Intel Security (formerly McAfee) is highly focused on ensuring the security of our customers' computers, networks, devices, and data. We are committed to rapidly addressing issues as they arise, and providing recommendations through security bulletins and knowledgebase articles.Submit a Virus Sample Contact Technical Support Contact PSIRT
If you have information about a security issue or vulnerability with a McAfee / Intel Security product, please send an email to email@example.com and CC PSIRT@IntelSecurity.com. Encrypt sensitive information using Intel's PGP public key.
Please provide as much information as possible, including:
A member of the McAfee Product Security Group (PSG) and/or Product Security Incident Response Team (PSIRT) will review your email and contact you to collaborate on resolving the issue.Triage
Externally reported product vulnerabilities are handled by the McAfee Product Security Group. For other issues, please contact one of the teams below:
Externally reported IT application and web application vulnerabilities are handled by McAfee Global Security Services’ (GSS) Security Operations Center (SOC).
IT application or web vulnerability
McAfee Security Operations Center (SOC)
Phone: +1 972-987-2745
External queries on performance of currently shipping products are handled by McAfee Technical Support.
Product or software performance, or subscription issue
McAfee Technical Support
Virus and malware samples are handled by McAfee Labs.
Submit a virus sample
Contact Intel Security/McAfee PSIRT
Phone: +1 408-753-5752
Intel Security will not announce product or software vulnerabilities publically without an actionable workaround, patch, hotfix, or version update; otherwise we would simply be informing the hacker community that our products are a target, putting our customers at greater risk.
Intel Security discloses product vulnerabilities to all customers at the same time. Large customers typically do not get advanced notice. Advanced notice may be granted by the PSG on a case-by-case basis and only with a strict NDA.
Intel Security gives credit to external vulnerability discoverers only if:
Organizations, individuals, or both may be identified as discoverers.
All security bulletins must include the CVSS scores for each vulnerability as well as the associated CVSS vectors. Both base and temporal scores are required. Base scores should match the scores assigned by NIST to CVEs.
Support Notification Service (SNS) Message
A Support Notification Service (SNS) message, notice, or alert is required for all security bulletins. This is a service that Intel Security Enterprise Support customers rely upon as well as other customers.
To subscribe to SNS text alerts, go to the SNS Request Center and “Create a New Account.”
Intel Security’s fix and alert response depends upon the highest CVSS base score.
|Priority (Security)||CVSS v2 Score||Typical Fix Response||SNS|
|P1 - Critical||8.5-10.0 High||Hotfix||Alert|
|P2 - High||7.0-8.4 High||Patch||Notice|
|P3 - Medium||4.0-6.9 Medium||Patch||Notice|
|P4 - Low||0.0-3.9 Low||Version Update||Optional|
|P5 - Info||0.0||Will not fix. Informational.||NA|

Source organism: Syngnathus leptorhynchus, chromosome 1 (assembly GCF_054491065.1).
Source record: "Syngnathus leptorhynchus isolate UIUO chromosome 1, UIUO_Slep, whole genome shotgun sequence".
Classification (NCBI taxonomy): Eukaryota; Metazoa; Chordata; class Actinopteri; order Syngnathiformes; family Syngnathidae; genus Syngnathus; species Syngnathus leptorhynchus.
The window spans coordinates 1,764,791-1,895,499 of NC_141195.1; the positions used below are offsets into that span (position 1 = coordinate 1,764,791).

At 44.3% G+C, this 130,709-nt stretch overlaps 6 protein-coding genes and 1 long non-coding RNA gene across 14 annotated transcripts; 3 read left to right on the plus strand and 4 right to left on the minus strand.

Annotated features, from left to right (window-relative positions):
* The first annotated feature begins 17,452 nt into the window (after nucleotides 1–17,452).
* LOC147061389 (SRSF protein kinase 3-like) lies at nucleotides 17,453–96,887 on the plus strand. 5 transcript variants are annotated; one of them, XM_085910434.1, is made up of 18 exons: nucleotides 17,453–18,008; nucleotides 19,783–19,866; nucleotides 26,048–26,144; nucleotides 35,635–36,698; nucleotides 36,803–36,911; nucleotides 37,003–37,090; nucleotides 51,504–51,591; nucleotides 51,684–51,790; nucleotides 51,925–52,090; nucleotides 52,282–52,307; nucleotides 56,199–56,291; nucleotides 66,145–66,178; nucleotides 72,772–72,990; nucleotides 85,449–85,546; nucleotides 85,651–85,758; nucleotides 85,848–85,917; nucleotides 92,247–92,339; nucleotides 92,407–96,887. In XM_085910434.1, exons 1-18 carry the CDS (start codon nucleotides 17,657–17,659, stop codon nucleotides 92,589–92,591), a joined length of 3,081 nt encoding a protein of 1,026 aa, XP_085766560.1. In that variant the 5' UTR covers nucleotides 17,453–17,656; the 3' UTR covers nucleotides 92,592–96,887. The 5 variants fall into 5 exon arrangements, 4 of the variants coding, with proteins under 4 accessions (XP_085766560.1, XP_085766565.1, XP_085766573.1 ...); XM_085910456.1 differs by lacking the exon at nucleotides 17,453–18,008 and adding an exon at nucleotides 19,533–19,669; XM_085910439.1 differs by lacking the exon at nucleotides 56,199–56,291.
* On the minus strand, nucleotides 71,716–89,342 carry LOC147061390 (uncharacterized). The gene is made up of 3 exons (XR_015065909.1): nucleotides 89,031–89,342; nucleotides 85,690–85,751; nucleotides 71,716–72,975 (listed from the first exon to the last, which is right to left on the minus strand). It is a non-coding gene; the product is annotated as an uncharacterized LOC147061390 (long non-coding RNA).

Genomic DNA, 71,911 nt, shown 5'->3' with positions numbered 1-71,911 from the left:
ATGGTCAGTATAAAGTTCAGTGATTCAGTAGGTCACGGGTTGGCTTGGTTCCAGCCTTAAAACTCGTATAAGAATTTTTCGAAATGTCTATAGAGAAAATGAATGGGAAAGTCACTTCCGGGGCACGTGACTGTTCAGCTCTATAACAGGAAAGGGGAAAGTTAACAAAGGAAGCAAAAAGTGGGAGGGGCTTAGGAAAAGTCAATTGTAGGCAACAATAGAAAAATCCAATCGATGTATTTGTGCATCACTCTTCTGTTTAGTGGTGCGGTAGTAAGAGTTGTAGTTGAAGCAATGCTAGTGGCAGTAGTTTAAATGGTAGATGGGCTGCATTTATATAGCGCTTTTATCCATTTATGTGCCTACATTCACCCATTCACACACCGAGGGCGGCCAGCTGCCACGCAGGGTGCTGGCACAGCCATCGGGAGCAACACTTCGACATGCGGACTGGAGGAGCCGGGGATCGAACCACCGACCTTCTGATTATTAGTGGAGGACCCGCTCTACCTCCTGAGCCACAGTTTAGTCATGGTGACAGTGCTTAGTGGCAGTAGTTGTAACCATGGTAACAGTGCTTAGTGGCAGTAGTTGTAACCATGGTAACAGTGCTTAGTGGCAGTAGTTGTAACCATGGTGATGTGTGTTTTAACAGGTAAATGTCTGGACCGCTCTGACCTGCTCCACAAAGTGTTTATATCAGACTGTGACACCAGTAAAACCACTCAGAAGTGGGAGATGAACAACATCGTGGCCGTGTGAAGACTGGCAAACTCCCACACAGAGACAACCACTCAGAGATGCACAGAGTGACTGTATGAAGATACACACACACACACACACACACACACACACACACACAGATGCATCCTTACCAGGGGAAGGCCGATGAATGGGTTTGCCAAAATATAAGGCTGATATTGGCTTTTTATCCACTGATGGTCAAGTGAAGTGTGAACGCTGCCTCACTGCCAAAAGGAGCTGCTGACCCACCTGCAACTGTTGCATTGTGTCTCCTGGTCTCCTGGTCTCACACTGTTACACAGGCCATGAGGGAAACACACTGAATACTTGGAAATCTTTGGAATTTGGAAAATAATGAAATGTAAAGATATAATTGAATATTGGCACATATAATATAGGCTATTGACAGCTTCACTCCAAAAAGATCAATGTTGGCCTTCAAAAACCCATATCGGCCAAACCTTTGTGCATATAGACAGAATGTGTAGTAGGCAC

External Communication Mechanisms
Intel Security’s external communication mechanism depends upon the CVSS base score, the number of customer inquiries, and the amount of media attention.
|CVSS = 0|
|0 < CVSS < 4|
|4 ≤ CVSS < 7|
|7 ≤ CVSS ≤ 10
|External Disclosure (CVE)||KB if multiple inquiries, else NN||KB||SB, SNS||SB, SNS|
|Customer Disclosure||SS||SS||SB, SNS||SB, SNS|
|Internal Disclosure||NN||NN||Document in release notes||SB
For publicly known high- severity vulnerabilities affecting multiple products, a security bulletin may be published with a patch for one product, and then updated later with other patches and descriptions for the other products as they become available.
Security bulletins with multiple vulnerable products will list all products, enterprise and consumer, in the following categories:
Security bulletins are not usually published on Friday afternoons, unless it is a crisis scenario.
Vulnerability vs. Risk Scores
Intel Security participates in the industry-standard CVSS vulnerability scoring system. CVSS scores should be considered as a starting point to determine what risk a particular vulnerability may pose to Intel Security's customers. The CVSS score should not be confused with a risk rating of the seriousness of vulnerabilities that may occur in Intel Security/McAfee products or the associated runtime environments on which Intel Security products execute.
Starting with the CVSS score, Intel Security uses "Just Good Enough Risk Rating" (JGERR) to rate the risk of any potential issue that may impact Intel Security products. JGERR became a SANS Institute Smart Guide in 2012. JGERR is based upon "Factor Analysis of Information Risk" (FAIR), an Open Group standard. When rating risk with JGERR, additional factors such as the presence and activity of threat agents, attack vectors, exposure of a vulnerability to threat agents, the ease or difficulty of exploiting the vulnerability, and any impacts from exploitation are all factored into the risk analysis. Vulnerability in isolation is just one aspect of an Intel Security risk rating.
The CVSS base score determines our initial response to a given incident. The Intel Security risk rating determines how quickly we deliver a patch or update.
Security Bulletins may contain product lists with the following designations: Vulnerable, Not Vulnerable, Vulnerable but Not Exploitable, and Vulnerable, but Low Risk. The list below describes what each of these categories means in terms of potential customer impact: